I visited Haiti, Tanzania, Kenya and the island of Zanzibar. Haiti was a less than 24-hour visit due to the violence, but something good came of it, as we established enough of a toehold to start the first ever hemophilia program in Haiti! If nothing else happened this year but this, I would be completely happy and call it a successful year!

Team Philo!

I visited many old friends and colleagues throughout the country, and also hosted visitors from India, the Philippines and Kenya in my home. I endured a torn meniscus, back spasm, altitude sickness or something like it, flipped over my handlebars in Maryland in a tunnel, and was hit by a car while on my bike in Massachusetts. But I’m still standing!

For fun I saw Metallica, the Rolling Stones, the Who and many other bands, visited the Museum of Natural History in NYC, Buddy Holley’s hometown of Lubbock, Texas and the crash site in Clear Lake, Iowa, and hiked up Mt. Washington in New Hampshire and all through Zion in Utah.

James Hetfield of Metallica… because
Nothing Else Matters!

Save One Life was restructured and welcomed a new executive director, Chris Bombardier!

It’s been quite a year. And so we are finishing our 29th year of existence at LA Kelley Communications! Next year is our 30th anniversary…. 30 years of bringing original and ground-breaking publications, all free. We thank our sponsors for supporting our work here in the US, which supports indirectly our work in developing countries. And we thank you for reading our publications, allowing us to help bring news and insight about bleeding disorders to you, and for all your support for Save One Life!

Here’s to a new year! May yours rock!

Thank you, Barry!

On Friday I went for a 32-mile bike ride, on my usual route that winds through back roads of the north shore of Massachusetts, out to Plum Island to the ocean. It’s a ride I did with Barry Haarde twice, and I thought of how he pushed me into cycling longer than my usual 12 miles, and faster than my usual 13 mph. I actually clocked myself at 15.7 mph. Not bad for age 60.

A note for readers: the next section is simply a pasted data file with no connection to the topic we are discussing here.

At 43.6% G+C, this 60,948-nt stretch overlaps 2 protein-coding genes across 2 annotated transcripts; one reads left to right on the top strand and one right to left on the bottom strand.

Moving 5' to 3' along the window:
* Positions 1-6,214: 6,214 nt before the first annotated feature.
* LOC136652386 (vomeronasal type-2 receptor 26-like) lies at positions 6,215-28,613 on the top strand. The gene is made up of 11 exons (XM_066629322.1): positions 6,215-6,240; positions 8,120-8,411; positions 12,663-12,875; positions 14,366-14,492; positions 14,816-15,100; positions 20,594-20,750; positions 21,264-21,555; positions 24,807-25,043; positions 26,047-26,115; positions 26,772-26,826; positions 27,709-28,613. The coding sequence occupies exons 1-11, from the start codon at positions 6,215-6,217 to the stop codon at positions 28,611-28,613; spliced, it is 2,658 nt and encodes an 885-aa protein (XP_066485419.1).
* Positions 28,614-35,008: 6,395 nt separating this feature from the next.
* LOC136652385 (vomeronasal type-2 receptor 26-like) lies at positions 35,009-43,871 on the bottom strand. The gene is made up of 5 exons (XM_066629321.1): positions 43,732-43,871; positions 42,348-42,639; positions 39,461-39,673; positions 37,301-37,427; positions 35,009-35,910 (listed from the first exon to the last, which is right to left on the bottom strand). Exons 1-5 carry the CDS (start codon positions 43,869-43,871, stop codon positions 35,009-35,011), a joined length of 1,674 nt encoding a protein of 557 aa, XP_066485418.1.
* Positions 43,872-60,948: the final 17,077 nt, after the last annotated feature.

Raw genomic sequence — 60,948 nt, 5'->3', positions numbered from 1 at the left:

Last Sunday, August 12, we gathered on a different beach, Odiorne Point in New Hampshire, to remember Barry and his amazing contributions to our community and in particular to the nonprofit I founded, Save One Life. About 50 people from all over the country: California, Connecticut, Denver, Texas, Washington DC and Barry’s family from Florida, trooped in with bicycles to recreate the last 10 miles of his first cross-country journey.

Martha Hopewell, executive director of Save One Life, gave a deeply stirring speech that highlighted Barry’s achievements and impact:

“It was just seven years ago, on this very same day, we celebrated Barry’s first ride across the US at Laurie’s house. We toasted his 3,667 miles and had no clue, at that time, that he would ride 16,728 more or, for that matter, raise over $250,000 for Save One Life!

“Barry’s accomplishment comes after much physical hardship. Barry contracted HIV in the 1980s from contaminated blood products used to treat his severe hemophilia. He also contracted hepatitis C, which required four years of grueling interferon treatments, during which he almost lost his life.” Barry didn’t publicly reveal his HIV status until 2008. “Once Barry made that courageous choice, however, he has been an increasingly vocal advocate for the hemophilia and HIV communities ever since.”